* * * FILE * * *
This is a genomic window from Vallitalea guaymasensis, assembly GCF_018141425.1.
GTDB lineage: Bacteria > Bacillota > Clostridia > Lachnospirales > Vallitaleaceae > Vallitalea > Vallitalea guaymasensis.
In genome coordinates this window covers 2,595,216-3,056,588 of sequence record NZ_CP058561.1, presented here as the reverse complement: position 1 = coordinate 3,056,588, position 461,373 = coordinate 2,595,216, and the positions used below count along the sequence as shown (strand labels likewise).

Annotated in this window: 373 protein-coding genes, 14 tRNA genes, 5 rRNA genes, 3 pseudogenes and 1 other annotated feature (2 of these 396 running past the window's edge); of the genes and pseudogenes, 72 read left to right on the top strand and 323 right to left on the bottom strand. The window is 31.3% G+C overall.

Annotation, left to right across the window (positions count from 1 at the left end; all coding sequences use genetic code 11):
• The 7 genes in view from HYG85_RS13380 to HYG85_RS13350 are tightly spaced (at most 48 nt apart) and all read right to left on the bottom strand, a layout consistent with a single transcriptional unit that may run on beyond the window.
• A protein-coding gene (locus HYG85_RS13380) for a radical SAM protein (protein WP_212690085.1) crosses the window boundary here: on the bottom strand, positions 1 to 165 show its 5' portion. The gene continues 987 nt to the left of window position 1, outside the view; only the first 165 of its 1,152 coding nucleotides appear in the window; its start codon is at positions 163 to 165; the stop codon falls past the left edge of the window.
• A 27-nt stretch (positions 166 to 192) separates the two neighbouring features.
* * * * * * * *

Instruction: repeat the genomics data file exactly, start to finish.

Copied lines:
This is a genomic window from Vallitalea guaymasensis, assembly GCF_018141425.1.
GTDB lineage: Bacteria > Bacillota > Clostridia > Lachnospirales > Vallitaleaceae > Vallitalea > Vallitalea guaymasensis.
In genome coordinates this window covers 2,595,216-3,056,588 of sequence record NZ_CP058561.1, presented here as the reverse complement: position 1 = coordinate 3,056,588, position 461,373 = coordinate 2,595,216, and the positions used below count along the sequence as shown (strand labels likewise).

Annotated in this window: 373 protein-coding genes, 14 tRNA genes, 5 rRNA genes, 3 pseudogenes and 1 other annotated feature (2 of these 396 running past the window's edge); of the genes and pseudogenes, 72 read left to right on the top strand and 323 right to left on the bottom strand. The window is 31.3% G+C overall.

Annotation, left to right across the window (positions count from 1 at the left end; all coding sequences use genetic code 11):
• The 7 genes in view from HYG85_RS13380 to HYG85_RS13350 are tightly spaced (at most 48 nt apart) and all read right to left on the bottom strand, a layout consistent with a single transcriptional unit that may run on beyond the window.
• A protein-coding gene (locus HYG85_RS13380) for a radical SAM protein (protein WP_212690085.1) crosses the window boundary here: on the bottom strand, positions 1 to 165 show its 5' portion. The gene continues 987 nt to the left of window position 1, outside the view; only the first 165 of its 1,152 coding nucleotides appear in the window; its start codon is at positions 163 to 165; the stop codon falls past the left edge of the window.
• A 27-nt stretch (positions 166 to 192) separates the two neighbouring features.